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New York City Walking Tour: A Taste of Chinatown


This week, Fodor’s takes you on a tour for all your senses through NYC’s Chinatown. To see other great routes through our favorite NYC neighborhoods, check out The 6 Best New York City Walking Tours Slideshow.

Unlike the Chinatowns of many other cities, which seem to exist largely for the benefit of tourists, Manhattan’s Chinatown is a living, breathing neighborhood. In fact, this pocket of downtown Manhattan is like a vibrant mini-city unto itself, complete with its own newspapers, hundreds of restaurants, and around 100,000 residents. Beyond the tasty restaurants, there are colorful galleries and hidden temples, curio shops, and an excellent museum. Though it can overwhelm with its density, don’t be afraid to wander down a random side street in order to steal glimpses of everyday life and time-honored customs. Though it might appear seedy, the neighborhood is generally very safe. And remember, Chinatown is best explored with an open mind and an empty stomach. Start this one mile walk at MOCA on Centre Street. See the interactive map below for turn-by-turn directions.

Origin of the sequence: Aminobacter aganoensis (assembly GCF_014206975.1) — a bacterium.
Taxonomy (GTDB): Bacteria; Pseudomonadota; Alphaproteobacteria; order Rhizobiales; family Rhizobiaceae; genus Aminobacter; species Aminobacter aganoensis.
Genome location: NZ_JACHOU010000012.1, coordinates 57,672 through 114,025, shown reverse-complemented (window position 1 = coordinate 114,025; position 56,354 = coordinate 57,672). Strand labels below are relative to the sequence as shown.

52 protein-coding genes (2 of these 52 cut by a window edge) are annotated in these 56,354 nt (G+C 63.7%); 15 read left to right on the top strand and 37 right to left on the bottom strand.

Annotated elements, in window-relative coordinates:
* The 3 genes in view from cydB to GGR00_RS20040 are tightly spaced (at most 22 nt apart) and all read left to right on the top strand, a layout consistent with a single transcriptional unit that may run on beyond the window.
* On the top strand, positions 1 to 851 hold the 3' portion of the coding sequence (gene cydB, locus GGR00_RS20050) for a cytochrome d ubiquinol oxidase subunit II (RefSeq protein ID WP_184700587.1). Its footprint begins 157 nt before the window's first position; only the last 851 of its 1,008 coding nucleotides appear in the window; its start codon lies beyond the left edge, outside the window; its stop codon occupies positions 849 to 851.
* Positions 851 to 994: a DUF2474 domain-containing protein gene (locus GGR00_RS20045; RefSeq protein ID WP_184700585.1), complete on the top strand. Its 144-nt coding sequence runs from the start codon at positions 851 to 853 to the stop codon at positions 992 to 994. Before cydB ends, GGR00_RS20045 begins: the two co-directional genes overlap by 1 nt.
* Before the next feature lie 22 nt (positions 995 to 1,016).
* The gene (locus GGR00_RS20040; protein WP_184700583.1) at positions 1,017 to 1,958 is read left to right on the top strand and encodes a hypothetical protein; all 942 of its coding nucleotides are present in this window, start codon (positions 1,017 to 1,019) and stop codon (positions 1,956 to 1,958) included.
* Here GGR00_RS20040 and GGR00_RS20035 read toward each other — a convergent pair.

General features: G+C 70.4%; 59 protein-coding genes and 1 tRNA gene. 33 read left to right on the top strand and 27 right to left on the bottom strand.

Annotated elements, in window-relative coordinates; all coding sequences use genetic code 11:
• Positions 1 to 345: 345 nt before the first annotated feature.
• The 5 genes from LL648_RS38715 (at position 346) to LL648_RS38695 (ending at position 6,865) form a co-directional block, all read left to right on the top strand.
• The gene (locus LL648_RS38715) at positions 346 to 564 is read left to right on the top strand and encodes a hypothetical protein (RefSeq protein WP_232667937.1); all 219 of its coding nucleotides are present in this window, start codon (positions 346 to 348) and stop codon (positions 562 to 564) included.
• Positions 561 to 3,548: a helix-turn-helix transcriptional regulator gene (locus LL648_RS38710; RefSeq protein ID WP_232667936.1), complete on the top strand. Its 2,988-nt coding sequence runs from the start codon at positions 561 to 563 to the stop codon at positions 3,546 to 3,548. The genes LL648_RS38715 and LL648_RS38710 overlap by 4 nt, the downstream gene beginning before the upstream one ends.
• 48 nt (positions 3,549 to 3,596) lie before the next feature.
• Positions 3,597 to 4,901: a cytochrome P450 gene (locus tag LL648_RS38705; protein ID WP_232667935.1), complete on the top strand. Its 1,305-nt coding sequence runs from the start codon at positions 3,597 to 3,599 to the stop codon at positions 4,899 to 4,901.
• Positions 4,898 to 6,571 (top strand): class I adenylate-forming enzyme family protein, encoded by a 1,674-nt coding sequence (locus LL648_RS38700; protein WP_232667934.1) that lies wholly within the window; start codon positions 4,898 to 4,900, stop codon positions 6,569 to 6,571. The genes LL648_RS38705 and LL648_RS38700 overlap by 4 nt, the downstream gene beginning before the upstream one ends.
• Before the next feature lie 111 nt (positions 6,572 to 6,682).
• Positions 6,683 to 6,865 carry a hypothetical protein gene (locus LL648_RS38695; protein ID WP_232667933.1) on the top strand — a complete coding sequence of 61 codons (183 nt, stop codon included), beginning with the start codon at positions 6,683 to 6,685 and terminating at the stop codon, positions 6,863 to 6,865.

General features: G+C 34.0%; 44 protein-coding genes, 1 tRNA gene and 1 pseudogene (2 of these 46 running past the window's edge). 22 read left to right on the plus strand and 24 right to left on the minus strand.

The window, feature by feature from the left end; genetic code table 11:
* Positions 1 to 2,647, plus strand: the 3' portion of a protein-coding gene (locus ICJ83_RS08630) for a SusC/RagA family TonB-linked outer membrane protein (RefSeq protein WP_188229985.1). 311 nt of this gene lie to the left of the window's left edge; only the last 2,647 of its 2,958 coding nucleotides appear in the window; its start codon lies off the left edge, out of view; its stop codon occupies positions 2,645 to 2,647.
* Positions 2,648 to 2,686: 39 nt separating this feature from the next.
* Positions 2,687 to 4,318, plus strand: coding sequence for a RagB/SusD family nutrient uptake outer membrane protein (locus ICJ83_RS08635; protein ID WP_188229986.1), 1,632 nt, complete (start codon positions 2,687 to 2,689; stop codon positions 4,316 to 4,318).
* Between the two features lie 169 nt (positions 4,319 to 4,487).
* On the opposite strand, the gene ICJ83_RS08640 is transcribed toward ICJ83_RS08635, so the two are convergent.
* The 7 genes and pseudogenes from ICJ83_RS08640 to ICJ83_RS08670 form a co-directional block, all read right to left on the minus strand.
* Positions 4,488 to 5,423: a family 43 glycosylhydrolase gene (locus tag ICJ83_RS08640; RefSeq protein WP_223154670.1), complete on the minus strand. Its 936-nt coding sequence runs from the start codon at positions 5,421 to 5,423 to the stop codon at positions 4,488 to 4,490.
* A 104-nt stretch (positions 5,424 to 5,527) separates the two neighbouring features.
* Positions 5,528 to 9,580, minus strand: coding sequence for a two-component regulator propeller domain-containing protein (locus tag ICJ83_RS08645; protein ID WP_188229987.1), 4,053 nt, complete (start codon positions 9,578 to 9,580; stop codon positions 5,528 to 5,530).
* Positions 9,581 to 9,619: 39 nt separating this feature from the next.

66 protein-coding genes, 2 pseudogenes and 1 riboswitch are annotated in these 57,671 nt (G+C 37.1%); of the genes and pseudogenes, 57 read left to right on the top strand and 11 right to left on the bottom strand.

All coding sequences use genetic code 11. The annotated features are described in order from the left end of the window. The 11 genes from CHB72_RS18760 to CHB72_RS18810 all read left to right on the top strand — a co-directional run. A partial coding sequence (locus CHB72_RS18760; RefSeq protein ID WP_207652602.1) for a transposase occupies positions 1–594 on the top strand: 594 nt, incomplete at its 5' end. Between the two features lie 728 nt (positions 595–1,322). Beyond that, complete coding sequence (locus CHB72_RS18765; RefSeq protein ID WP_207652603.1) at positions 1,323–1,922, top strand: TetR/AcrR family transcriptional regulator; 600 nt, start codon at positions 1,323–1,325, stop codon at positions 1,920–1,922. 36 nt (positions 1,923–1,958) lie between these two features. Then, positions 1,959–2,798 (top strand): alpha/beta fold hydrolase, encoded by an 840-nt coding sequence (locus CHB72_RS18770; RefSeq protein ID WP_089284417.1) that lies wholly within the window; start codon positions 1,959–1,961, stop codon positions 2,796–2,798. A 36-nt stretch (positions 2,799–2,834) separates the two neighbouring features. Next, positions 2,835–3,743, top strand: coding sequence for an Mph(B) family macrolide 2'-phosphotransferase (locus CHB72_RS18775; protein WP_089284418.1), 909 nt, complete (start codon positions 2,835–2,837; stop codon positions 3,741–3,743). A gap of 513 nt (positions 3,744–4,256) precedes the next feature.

The Museum of Chinese in America (MOCA)

The Museum of Chinese in America offers an ideal introduction to Chinatown. The inviting space, which features soaring ceilings and exposed brick, was designed by famed architect Maya Lin, whose best-known work is the Vietnam Veterans Memorial in Washington DC. The museum’s multimedia exhibits chart the history of Chinese immigration in the U.S. as well as the growth and evolution of Chinese communities in cities across the country. Note that the museum is closed on Tuesday and Wednesdays and admission is free on Thursdays. The rest of the time entrance costs $7 for adults, and $4 for seniors and students. Admission is free for kids under eight. A gift shop with fun cards, t-shirts, and books is a good place to poke around for souvenirs even if you don’t have time to explore the rest of the museum.